• The ability to identify and distinguish the Islamic corporate governance system with its institutions.
  • Analysing economic behaviour in any given context including the Islamic framework;
  • Developed perception and integrated approach to economic issues in a comparative manner;
Key Skills:
  • On completion of this module, students will have developed the following key skills:
  • Developed self-awareness, openness and sensitivity to diversity in terms of people, religions, economics and business issues;
  • Developed independent learning within a defined framework of study at an advanced level;
  • Developed independent thought in analysing and critiquing existing scholarship on the subject area and in evaluating its contribution;
  • Ability to engage in class discussion and impart complex information to others;
  • Ability to work to a deadline and complete written work within word limits;
  • Advanced essay-writing skills;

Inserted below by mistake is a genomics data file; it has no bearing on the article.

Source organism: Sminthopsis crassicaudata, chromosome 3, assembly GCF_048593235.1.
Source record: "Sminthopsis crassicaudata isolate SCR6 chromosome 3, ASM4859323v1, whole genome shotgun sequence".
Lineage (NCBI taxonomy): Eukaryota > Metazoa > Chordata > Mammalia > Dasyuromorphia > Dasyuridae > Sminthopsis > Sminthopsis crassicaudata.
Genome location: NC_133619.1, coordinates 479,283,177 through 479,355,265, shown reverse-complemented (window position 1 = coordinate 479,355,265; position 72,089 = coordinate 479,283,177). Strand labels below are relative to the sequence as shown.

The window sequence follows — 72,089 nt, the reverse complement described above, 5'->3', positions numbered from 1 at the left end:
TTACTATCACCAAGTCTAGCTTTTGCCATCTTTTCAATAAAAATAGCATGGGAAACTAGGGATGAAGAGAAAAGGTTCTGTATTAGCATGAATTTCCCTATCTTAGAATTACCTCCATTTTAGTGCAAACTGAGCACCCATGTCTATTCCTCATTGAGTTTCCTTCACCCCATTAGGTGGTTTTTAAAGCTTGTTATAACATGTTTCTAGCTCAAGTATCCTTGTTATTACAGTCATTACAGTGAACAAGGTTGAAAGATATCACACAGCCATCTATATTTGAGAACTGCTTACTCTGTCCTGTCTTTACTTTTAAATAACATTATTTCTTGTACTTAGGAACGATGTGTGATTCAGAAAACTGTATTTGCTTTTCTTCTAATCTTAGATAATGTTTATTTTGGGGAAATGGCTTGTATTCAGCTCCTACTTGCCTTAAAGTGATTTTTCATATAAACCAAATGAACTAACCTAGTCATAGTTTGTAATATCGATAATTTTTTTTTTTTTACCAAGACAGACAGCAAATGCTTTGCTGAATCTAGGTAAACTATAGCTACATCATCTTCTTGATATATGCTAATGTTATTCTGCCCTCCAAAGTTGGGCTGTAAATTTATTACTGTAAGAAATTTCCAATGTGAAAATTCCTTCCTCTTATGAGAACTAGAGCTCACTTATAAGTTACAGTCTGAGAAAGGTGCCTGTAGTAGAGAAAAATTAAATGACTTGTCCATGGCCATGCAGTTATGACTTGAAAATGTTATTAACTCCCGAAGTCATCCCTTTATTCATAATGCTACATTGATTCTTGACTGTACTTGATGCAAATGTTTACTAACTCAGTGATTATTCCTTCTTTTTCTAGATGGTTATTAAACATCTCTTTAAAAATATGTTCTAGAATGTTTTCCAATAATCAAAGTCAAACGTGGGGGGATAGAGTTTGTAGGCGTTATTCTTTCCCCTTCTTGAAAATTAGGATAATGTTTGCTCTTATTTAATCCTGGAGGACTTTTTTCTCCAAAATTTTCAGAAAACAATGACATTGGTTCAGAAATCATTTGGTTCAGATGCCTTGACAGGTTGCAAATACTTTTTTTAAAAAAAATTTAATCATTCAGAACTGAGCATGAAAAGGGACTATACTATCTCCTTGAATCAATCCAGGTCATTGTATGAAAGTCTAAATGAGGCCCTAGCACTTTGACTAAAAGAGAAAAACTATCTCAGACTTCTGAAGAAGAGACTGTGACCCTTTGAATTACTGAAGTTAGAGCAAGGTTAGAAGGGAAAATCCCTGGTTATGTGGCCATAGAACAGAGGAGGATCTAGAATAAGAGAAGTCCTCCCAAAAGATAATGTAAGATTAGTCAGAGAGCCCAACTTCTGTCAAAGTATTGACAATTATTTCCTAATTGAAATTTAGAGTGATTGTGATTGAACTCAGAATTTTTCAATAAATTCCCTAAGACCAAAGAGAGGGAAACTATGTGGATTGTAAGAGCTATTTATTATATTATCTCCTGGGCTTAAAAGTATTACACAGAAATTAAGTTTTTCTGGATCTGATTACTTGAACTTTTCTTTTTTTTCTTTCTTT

• The ability to seek out and use relevant data sources, including electronic and bibliographic sources.

Modes of Teaching, Learning and Assessment and how these contribute to the learning outcomes of the module

  • The modes of teaching are lectures, which allow the students to learn the identified topics and discuss them in a class environment; and four seminars, which will provide students with an opportunity to present teamwork. Lectures provide students with an opportunity to learn new concepts, principals, and philosophies, while seminars are appropriate for the students to further engage with this new paradigm through exchanging views and ideas.